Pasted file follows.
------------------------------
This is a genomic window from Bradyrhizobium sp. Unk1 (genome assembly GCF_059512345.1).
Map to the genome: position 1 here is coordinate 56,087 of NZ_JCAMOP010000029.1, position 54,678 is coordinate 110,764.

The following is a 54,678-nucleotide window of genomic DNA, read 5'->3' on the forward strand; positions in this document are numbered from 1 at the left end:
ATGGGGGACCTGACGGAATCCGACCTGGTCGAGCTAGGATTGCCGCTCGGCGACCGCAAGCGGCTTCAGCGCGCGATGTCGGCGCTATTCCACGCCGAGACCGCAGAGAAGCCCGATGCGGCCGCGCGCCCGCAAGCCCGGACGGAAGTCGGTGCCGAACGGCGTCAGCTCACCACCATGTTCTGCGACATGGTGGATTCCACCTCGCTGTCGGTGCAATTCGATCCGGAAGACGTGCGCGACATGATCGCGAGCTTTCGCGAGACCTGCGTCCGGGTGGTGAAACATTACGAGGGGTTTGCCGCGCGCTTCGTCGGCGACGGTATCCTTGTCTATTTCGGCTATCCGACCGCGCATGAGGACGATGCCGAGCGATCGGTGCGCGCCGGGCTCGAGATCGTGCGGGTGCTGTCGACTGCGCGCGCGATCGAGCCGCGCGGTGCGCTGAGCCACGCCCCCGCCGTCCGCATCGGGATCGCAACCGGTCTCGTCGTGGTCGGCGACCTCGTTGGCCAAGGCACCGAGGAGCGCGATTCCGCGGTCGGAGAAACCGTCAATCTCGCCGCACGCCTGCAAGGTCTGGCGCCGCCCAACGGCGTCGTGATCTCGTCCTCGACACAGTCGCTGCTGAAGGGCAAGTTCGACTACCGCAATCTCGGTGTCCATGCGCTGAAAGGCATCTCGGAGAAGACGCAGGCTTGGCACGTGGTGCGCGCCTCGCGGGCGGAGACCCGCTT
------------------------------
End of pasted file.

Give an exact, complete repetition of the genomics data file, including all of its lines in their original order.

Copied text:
This is a genomic window from Bradyrhizobium sp. Unk1 (genome assembly GCF_059512345.1).
Map to the genome: position 1 here is coordinate 56,087 of NZ_JCAMOP010000029.1, position 54,678 is coordinate 110,764.

The following is a 54,678-nucleotide window of genomic DNA, read 5'->3' on the forward strand; positions in this document are numbered from 1 at the left end:
ATGGGGGACCTGACGGAATCCGACCTGGTCGAGCTAGGATTGCCGCTCGGCGACCGCAAGCGGCTTCAGCGCGCGATGTCGGCGCTATTCCACGCCGAGACCGCAGAGAAGCCCGATGCGGCCGCGCGCCCGCAAGCCCGGACGGAAGTCGGTGCCGAACGGCGTCAGCTCACCACCATGTTCTGCGACATGGTGGATTCCACCTCGCTGTCGGTGCAATTCGATCCGGAAGACGTGCGCGACATGATCGCGAGCTTTCGCGAGACCTGCGTCCGGGTGGTGAAACATTACGAGGGGTTTGCCGCGCGCTTCGTCGGCGACGGTATCCTTGTCTATTTCGGCTATCCGACCGCGCATGAGGACGATGCCGAGCGATCGGTGCGCGCCGGGCTCGAGATCGTGCGGGTGCTGTCGACTGCGCGCGCGATCGAGCCGCGCGGTGCGCTGAGCCACGCCCCCGCCGTCCGCATCGGGATCGCAACCGGTCTCGTCGTGGTCGGCGACCTCGTTGGCCAAGGCACCGAGGAGCGCGATTCCGCGGTCGGAGAAACCGTCAATCTCGCCGCACGCCTGCAAGGTCTGGCGCCGCCCAACGGCGTCGTGATCTCGTCCTCGACACAGTCGCTGCTGAAGGGCAAGTTCGACTACCGCAATCTCGGTGTCCATGCGCTGAAAGGCATCTCGGAGAAGACGCAGGCTTGGCACGTGGTGCGCGCCTCGCGGGCGGAGACCCGCTT